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Houston police to enforce minimum safe passing distance law 

Houston Mayor Sylvester Turner and Police Chief Art Acevedo announced a campaign to protect cyclists from vehicles on the city’s streets

With all the high profile deaths and road rage incidents that have been in the news lately, the city of Houston has made a bold move in leading the way in enforcing laws to help reduce the amount of accidents and educate drivers or cars and trucks, of the dangers of passing cyclists too closely.

The campaign it’s based on a law the City Council passed back in 2013 called the Safe Passing/Vulnerable Road User Ordinance. It requires that vehicles must be at least three feet away from cyclists at all times. Also, passing trucks be at a minimum distance of six feet.

“We will be writing tickets,” Acevedo said. “And hopefully, get people to voluntarily comply with the law.”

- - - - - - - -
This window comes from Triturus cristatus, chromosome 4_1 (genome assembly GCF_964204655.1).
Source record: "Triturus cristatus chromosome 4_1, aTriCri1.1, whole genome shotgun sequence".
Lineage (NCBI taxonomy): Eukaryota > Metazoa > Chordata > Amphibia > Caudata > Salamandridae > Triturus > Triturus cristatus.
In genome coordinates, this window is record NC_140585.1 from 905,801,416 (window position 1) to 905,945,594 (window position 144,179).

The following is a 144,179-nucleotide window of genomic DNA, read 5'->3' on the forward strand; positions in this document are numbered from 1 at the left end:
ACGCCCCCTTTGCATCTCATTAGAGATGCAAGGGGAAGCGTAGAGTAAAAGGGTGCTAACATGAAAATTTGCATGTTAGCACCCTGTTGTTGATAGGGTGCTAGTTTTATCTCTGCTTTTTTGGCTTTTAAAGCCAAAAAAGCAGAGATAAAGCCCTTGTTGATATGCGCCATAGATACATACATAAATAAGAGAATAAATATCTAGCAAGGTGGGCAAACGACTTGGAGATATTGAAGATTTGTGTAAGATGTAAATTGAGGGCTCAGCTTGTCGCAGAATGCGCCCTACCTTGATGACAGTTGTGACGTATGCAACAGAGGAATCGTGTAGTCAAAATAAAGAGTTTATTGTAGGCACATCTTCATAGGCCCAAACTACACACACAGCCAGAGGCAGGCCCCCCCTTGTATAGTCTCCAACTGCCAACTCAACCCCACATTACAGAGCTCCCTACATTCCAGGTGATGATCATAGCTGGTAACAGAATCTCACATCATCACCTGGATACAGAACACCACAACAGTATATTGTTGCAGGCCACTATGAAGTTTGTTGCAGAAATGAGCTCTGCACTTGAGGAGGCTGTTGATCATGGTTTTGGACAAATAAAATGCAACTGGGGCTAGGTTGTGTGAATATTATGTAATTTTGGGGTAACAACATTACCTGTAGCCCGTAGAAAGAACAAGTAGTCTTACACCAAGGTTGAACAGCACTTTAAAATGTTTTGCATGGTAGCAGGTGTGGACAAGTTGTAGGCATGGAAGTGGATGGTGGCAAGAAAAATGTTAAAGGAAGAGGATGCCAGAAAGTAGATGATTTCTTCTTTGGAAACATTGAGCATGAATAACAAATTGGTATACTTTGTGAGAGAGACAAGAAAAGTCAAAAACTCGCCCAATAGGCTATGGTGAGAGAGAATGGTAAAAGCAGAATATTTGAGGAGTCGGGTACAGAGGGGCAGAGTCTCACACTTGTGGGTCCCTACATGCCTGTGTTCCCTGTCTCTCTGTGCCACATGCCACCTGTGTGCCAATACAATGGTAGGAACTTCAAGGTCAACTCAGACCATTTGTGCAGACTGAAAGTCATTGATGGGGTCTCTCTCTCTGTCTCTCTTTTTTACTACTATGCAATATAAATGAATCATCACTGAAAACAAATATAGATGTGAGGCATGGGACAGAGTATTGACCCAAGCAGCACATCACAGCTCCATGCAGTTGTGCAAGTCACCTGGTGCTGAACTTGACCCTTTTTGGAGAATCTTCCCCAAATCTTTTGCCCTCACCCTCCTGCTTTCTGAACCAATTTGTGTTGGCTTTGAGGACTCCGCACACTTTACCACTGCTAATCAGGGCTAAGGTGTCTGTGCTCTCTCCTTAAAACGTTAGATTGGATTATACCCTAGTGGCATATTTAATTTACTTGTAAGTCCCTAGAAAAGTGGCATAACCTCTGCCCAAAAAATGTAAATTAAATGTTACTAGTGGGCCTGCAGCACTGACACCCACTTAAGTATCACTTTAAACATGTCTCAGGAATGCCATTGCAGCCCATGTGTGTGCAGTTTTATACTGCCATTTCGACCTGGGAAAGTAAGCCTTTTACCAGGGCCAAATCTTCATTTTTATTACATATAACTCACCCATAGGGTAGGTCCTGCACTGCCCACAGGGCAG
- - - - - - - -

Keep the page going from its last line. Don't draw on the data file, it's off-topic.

The campaign aims to raise awareness of the law by displaying electronic public safety messages and distributing brochures.

Additionally, HPD officers will now enforce the ordinance with a new C3FT device that measures the distance at which a vehicle a passes a bicyclist.

“It’s basically a radar…that actually measures the distance between the cyclist and a passing vehicle,” Acevedo said, describing the device. “We’ve worked out all the bugs. It’s ready to go and it’s certified for use in court.”

The penalty for any violation is a fine up to $500.

Radar device that measures the distance between the cyclist and a passing vehicle